Ensemble Lipzodes



Thursday November 9
Chicago Public Library, Cindy Pritzker Auditorium


Ensemble Lipzodes came together in 2004 in Bloomington, Indiana. Its members were students completing degrees in the Early Music Institute and the Jacobs School of Music at Indiana University. Now, as graduates and seasoned performers the ensemble combines voice, shawms, dulcians, recorders, and percussion to bring to life the rarely performed music of 16th century Guatemala. In addition to this singular repertoire, the ensemble also explores new directions in early music utilizing voices and winds with innovative concerts and programming that meet the needs of a variety of events and audiences, such as concerts, music festivals, university settings and intimate venues.

Program & Synopsis

Sponsored by One Book, One Chicago


Una tonadilla nueva

Música del Manuscrito de Ibarra (1680-1730)

A oferecer zagalejos – Fray Manuel Blasco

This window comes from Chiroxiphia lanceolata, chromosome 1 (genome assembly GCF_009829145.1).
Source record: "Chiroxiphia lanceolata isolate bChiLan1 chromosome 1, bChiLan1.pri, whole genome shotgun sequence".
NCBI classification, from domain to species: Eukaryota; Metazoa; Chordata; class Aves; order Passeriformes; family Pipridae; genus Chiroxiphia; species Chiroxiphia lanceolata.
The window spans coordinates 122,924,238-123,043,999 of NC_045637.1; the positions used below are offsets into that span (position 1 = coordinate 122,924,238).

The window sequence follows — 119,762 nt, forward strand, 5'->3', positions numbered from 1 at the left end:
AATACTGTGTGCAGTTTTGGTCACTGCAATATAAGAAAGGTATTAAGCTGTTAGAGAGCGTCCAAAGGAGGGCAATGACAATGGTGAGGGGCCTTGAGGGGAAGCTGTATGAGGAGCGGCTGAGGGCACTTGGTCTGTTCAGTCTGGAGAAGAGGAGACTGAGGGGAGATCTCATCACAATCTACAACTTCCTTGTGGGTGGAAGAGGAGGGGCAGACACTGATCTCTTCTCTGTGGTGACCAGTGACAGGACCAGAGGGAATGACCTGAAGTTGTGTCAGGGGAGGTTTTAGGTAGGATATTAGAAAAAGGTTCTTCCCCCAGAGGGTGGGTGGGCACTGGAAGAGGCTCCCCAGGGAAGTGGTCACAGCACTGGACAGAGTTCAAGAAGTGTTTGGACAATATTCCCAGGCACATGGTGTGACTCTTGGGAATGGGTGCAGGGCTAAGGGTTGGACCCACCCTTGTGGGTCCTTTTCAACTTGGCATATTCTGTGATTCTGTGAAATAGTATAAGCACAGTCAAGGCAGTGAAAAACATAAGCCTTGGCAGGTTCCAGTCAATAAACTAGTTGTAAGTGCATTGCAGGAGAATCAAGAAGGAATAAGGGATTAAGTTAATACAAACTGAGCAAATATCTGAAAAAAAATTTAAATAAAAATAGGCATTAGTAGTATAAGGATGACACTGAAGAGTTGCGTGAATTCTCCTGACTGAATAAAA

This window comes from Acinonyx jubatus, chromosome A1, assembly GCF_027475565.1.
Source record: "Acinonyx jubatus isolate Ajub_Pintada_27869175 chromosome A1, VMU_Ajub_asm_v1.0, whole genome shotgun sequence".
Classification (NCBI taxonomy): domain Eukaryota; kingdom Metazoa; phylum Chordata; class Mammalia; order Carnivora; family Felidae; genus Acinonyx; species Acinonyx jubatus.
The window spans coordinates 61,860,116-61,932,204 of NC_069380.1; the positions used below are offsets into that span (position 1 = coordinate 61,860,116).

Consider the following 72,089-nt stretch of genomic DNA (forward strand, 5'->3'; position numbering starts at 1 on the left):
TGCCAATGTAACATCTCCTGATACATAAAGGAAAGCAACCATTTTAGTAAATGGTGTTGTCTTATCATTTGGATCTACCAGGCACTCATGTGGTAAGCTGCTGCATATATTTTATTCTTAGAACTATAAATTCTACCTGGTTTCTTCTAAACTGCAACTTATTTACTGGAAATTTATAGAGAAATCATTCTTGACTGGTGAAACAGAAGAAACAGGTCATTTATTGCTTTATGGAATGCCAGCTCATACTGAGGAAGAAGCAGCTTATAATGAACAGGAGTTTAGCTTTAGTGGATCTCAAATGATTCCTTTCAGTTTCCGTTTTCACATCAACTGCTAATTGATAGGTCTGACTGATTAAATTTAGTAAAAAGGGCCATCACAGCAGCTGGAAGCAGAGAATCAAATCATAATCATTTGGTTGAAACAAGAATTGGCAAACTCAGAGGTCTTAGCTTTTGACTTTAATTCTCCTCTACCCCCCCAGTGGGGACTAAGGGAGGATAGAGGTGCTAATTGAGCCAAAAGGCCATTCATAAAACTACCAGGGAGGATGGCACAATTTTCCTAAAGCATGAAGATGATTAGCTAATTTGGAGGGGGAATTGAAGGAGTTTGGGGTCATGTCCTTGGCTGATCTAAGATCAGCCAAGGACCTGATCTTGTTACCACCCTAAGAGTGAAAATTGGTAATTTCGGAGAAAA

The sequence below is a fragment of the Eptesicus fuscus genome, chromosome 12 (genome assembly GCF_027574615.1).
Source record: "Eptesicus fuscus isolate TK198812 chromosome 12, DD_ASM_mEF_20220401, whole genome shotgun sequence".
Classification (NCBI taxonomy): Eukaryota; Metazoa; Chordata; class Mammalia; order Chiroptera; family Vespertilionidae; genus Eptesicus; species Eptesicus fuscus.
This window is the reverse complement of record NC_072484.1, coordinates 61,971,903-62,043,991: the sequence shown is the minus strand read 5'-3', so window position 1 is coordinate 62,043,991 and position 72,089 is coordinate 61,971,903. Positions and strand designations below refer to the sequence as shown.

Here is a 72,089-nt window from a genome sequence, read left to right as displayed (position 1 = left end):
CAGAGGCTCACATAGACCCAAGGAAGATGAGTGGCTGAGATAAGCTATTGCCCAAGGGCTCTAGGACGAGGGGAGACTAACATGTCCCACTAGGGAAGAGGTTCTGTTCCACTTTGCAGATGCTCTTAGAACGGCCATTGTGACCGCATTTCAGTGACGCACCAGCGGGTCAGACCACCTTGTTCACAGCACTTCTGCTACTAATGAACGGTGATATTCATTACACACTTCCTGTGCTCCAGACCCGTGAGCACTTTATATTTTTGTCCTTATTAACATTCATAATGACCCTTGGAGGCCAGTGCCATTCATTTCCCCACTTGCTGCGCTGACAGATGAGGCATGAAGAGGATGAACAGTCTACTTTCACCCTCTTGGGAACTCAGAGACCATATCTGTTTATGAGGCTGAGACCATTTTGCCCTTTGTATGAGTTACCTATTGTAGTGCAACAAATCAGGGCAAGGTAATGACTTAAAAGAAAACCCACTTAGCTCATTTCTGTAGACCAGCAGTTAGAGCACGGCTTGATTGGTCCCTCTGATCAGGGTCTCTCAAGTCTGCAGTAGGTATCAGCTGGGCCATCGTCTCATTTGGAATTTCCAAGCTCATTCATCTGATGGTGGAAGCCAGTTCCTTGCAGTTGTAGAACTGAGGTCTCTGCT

A de la playa – anonymous

Miren que se derrama – anonymous

Del Buen Pastor que se esconde el pan – anonymous

Ese viril con pan  – anonymous

Oygan que da   – anonymous

A de la nave guarda – anonymous

Atencion a la fragua amorosa – anonymous

Vamos al lugar de amor – anonymous

Ay que se viene la vida – anonymous

Una tonadilla nueba – anonymous

Enamorado y rendido  – anonymous

A la Fuente de gracia – anonymous

Balgate  – anonymous

Celebren la tierra, celebren los cielos – anonymous


Paulina Francisco, soprano

Gregorio Taniguchi, tenor

Keith Collins, dulcian, harp and recorders

Anna Marsh, percussion, dulcian and recorders

Jon Wasserman, baroque guitar


This manuscript is one of the most important findings of colonial Ecuadorian and Latin American musical history. Although currently held in the city of Ibarra, scholars believed the original to be from the city of Quito, most likely in the convent of the Conceptas due to the reference of named nuns mentioned in the manuscript.

Ensemble Lipzodes came across the Ibarra manuscript several years ago and is considered to be one of the most important findings of colonial Ecuadorian and Latin American musical history. Since then, the ensemble has been transcribing the pieces and performing this music taking into consideration the performance practices of the time.